From ancient times, Fukuoka bay served as a gateway to the outside world. That includes Itoshima—once a small fishing village, now a popular Instagramable tourist spot. Twin rocks at the shore of Sakurai area symbolize Izanagi and Izanami, two lovers and, at the same time, most powerful deities of Shinto.
Sakurai Jinja is a small, yet majestic, wooden shrine hidden in the forests of Itoshima. It has been a popular destination for pilgrims for centuries. Nowadays, even if it may seem to be a bit abandonded, it is a thriving “power spot” luring those who want to experience something deeper than the typical touristic places of Shinto worship. The tranquility of Sakurai Jinja makes it fascinating. After all, it’s home for the gods of purification.
The precincts welcome visitors with a massive stone torii gate and a stone pathway with slim trees growing along the road. Though usually serene, the shrine can get quite busy during annual festivals or New Year’s celebrations. During the latter, an unusual custom is held at night—”naked” men (wearing only a small piece of white cloth wrapped around their hips) fight for mochi thrown into the crowd by one of the Sakurai priests. Such naked matsuri are popular in Kyushu as a part of the New Year’s festivities. They help the local men to form a strong bond and test themselves in extreme weather conditions. It is considered to be the greatest honor to be accepted in the matsuri community. Yet, it requires a lot of courage to strip off the clothes in front of neighbours and survive in piercing cold of January.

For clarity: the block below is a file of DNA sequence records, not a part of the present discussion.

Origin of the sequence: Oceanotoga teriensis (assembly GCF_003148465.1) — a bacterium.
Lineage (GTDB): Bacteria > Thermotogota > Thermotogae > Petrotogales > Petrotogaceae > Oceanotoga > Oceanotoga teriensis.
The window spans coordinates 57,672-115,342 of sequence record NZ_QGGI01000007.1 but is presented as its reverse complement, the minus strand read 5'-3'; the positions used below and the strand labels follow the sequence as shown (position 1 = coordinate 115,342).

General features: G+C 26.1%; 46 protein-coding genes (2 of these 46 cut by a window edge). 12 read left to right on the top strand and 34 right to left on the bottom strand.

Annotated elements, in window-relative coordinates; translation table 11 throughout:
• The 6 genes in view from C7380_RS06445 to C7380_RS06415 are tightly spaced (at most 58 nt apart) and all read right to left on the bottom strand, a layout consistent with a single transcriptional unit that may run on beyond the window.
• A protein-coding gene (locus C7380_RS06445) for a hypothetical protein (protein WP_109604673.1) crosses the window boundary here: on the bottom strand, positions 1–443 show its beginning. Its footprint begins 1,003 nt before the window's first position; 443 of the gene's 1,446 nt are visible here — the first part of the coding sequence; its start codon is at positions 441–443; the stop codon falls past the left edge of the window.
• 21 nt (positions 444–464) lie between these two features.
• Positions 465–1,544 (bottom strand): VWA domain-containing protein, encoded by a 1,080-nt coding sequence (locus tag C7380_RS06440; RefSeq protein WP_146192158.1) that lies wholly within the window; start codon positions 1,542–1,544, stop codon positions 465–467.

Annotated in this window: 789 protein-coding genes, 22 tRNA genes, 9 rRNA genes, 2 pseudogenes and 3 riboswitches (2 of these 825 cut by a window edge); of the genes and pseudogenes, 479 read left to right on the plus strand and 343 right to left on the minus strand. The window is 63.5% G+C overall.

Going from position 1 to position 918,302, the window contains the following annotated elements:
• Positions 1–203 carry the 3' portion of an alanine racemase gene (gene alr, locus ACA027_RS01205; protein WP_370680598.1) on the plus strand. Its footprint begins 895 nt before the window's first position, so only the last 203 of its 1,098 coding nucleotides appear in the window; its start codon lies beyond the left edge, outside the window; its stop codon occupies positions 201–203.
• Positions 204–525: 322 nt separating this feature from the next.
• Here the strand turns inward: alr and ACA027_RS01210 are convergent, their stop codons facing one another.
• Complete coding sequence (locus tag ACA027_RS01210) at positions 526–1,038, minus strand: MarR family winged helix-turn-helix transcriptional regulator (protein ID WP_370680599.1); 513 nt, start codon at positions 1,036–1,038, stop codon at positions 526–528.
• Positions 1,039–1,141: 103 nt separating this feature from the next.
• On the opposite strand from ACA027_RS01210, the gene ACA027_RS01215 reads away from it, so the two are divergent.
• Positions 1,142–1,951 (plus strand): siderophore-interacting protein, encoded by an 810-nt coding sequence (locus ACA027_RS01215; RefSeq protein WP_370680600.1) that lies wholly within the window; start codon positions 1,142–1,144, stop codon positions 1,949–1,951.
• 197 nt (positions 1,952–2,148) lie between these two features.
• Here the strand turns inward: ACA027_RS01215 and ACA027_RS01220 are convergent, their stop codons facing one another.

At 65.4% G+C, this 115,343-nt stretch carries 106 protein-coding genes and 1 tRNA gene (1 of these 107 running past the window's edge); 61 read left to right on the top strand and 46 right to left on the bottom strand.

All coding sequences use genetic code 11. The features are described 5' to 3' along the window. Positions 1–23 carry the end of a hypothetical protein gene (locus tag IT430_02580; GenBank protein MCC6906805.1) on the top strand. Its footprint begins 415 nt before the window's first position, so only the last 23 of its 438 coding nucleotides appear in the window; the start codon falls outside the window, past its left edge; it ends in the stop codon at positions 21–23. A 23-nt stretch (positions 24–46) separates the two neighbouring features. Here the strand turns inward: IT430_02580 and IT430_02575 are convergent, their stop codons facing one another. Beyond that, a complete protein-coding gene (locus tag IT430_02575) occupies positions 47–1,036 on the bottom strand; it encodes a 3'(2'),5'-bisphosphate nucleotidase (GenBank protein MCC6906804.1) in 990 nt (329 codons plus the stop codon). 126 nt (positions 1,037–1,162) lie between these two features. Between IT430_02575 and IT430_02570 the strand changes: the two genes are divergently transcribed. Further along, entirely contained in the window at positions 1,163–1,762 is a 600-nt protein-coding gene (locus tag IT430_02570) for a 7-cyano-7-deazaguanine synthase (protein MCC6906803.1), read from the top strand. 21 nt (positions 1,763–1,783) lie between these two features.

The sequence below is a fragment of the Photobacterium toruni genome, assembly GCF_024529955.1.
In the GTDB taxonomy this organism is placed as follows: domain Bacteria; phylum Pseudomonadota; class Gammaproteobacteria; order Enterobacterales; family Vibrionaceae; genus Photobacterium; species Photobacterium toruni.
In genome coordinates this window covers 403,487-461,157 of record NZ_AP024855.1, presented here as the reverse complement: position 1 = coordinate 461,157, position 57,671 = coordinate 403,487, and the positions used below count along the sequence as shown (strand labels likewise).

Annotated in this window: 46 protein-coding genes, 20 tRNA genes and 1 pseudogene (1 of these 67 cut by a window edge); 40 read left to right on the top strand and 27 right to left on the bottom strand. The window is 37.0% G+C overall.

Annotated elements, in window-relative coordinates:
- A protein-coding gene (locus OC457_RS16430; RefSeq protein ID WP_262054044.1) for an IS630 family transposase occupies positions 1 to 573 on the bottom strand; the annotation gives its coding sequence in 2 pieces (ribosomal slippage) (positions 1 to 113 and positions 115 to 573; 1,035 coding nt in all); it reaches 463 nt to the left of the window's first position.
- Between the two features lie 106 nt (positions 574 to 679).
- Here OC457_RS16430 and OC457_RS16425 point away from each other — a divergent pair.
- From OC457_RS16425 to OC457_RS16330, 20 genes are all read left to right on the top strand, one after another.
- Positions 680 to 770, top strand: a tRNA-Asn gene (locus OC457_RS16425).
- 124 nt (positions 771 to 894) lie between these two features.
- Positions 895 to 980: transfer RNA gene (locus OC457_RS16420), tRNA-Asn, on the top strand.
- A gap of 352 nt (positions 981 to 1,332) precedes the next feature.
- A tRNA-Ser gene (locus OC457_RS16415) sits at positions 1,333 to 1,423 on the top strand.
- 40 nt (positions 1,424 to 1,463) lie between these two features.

Tadayuki Kuroda 黒田忠之公, the second daimyo (feudal lord) of Fukuoka domain, founded Sakurai Shrine in the Edo period. The main gods enshrined, besides Izanagi-no-mikoto and Izanami-no-mikoto, are Kamunaohinokami (神直日神) and Oonaobinokami (大直日神). Both of them take care of purification, exorcisms, and warding off disasters. The funder is, of course, enshrined as a kami, as well. This powerful lineup of deities makes it an excellent place to start a new path in life. Many pilgrims favour Sakurai Jinja as a “power spot”. The phrase “power spot” became an essential vocabulary in Japanese to describe Shinto shrines or natural formations that resonate with unusual energy coming straight from the gods. As not all of the Shinto kami are friendly spirits, some of the power spots may give a creepy feeling and pump negative energy into the body and soul. Most power spots, though, are believed to provide an energizing vital power and became asylums for those exhausted with the modern world.
In June 1610, a great thunderstorm occurred in the Sakurai village. After a strong thunder struck the hill nearby, local farmers gathered to look for the potential damages. Surprisingly, they found a big hole inside the hill. After examinating it with a long bamboo pole, they noticed that the thunder formed a small cave with a stone carved like a door to the outside world. A mountain shaman was immediately called to the site. Upon entering the cave with a torch, villagers realized that the rocks inside are completely smooth, as if they were seashore stones polished by the waves and winds. This discovery was beyond comprehension for the countrymen. A supernatural occurrence and a presence of gods was ruled.